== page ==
What a position to put the reader in! "We want to like Huck, but how can we if he's a racist?" And, we squirm at the frequency of the word's appearance.
I would suggest that at worst Huck was a "racist in training." He WAS A CHILD whose biggest drawback was that he believed his teachers, guardians, preachers, and judges as most children would.
The only possible acceptable resolution for the reader's predicament is if The Adventures of Huckleberry Finn is actually the story of one boy's coming to realize that what he has been taught was wrong. And, this is exactly what Mark Twain does.
The story is actually attacked for TWO reasons. The lesser known criticism is of a scholarly nature. The story is criticized by many for the "much too long" concluding episodes where Tom Sawyer who had NOT YET had the eye-opening experiences regarding the injustices of racial relationships that Huck had had, returns bringing his limited sensibilities about what is okay in terms of childhood play with him. This leads to another excruciating challenge to readers. As Tom thinks nothing of the cruelty of his tormenting Jim we just don't find Tom all that amusing as he was in his own book.And, after awhile, because the torment goes on for so long, readers become quite anxious for a happy ending that does not come as quickly as we'd like. Huck is pretty darned silent during that long and painful-to-read series of unrelentingly cruel ending chapters.The criticism? Why did Mark Twain go on for so long? He could have ended the story much sooner!"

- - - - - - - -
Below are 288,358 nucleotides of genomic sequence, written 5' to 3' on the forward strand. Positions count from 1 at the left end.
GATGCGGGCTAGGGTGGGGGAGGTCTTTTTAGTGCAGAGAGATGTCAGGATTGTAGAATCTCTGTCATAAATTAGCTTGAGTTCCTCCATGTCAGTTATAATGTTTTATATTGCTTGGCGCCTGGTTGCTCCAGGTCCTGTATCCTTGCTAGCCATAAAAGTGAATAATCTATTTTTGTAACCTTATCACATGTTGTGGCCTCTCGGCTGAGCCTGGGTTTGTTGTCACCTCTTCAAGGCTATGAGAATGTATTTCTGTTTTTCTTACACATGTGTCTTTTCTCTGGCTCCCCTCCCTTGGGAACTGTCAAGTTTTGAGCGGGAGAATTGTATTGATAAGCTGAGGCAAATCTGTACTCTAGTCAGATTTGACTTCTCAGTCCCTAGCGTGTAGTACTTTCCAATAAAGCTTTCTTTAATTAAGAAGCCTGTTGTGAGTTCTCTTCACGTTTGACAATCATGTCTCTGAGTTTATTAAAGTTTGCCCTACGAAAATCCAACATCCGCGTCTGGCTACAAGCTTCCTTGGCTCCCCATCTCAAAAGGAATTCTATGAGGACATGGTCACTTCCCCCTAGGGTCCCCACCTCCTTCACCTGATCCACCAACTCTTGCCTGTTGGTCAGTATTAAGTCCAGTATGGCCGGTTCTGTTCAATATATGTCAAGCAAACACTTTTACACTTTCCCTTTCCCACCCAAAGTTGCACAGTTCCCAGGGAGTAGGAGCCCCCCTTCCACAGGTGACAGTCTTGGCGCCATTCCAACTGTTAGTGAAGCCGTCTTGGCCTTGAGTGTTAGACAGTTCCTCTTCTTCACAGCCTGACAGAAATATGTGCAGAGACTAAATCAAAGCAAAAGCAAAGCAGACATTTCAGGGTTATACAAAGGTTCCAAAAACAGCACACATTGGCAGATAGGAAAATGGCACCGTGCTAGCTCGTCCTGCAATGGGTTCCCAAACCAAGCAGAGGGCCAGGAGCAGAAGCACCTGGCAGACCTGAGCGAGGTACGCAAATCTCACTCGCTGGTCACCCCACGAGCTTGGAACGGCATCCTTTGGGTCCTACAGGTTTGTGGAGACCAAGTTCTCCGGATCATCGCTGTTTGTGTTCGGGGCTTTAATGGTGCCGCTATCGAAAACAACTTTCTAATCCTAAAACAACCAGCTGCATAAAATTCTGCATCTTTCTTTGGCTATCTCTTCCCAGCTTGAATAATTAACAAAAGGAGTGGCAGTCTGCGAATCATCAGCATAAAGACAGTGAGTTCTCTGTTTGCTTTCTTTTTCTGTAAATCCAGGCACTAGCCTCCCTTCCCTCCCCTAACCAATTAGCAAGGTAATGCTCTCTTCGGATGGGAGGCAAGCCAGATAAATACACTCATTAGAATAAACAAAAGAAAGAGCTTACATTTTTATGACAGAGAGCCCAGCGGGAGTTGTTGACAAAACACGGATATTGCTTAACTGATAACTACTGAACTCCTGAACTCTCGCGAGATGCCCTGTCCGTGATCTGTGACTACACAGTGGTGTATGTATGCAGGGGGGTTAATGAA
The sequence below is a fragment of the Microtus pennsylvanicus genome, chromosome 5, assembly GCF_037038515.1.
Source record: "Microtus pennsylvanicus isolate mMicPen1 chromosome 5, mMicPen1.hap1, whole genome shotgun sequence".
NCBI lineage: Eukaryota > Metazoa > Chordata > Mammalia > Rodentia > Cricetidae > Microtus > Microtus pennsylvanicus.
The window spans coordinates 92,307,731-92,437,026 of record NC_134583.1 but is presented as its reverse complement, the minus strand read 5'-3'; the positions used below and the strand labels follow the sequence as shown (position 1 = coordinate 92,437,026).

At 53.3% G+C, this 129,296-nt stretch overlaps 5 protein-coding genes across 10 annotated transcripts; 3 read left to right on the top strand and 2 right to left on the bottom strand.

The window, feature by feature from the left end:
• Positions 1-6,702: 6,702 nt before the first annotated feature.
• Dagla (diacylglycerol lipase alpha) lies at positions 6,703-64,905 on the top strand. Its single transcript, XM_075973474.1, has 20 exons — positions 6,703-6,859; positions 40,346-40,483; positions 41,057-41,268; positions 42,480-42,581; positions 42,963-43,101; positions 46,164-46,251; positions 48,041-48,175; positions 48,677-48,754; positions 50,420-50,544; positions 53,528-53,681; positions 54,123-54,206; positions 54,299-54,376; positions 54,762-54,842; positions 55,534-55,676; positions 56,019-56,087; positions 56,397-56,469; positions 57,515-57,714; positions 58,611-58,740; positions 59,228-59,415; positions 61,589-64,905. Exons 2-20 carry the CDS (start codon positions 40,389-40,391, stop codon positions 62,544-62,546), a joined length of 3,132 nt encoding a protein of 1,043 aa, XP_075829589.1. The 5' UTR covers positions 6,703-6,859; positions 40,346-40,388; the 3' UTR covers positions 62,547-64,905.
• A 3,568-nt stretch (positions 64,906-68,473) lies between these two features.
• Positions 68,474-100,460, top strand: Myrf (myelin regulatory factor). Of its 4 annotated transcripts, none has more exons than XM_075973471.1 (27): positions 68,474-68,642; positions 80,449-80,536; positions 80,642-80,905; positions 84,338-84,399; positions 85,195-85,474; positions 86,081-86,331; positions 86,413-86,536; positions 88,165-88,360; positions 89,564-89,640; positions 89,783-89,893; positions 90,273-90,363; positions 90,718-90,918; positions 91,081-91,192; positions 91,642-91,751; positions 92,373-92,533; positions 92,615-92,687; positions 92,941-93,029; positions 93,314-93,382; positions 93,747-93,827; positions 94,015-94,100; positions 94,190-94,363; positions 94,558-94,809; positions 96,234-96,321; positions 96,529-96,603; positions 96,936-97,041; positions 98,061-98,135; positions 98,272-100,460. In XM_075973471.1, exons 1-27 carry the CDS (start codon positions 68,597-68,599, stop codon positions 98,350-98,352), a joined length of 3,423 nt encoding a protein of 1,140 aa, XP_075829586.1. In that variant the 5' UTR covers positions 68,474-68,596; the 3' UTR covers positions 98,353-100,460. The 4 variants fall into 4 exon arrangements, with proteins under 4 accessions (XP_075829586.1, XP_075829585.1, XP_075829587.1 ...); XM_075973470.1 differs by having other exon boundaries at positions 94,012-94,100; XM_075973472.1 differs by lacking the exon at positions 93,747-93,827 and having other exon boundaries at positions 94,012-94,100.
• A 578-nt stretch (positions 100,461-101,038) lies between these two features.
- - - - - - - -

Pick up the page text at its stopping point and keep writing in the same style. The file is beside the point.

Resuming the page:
Could he have? Really? Why relieve the reader quickly? Why not drive the point home to Huck AND to the readers that there are reasons why we need to stare at serious social issues squarely in the face and face whatever our own responsibilities my be as participants in those injustices?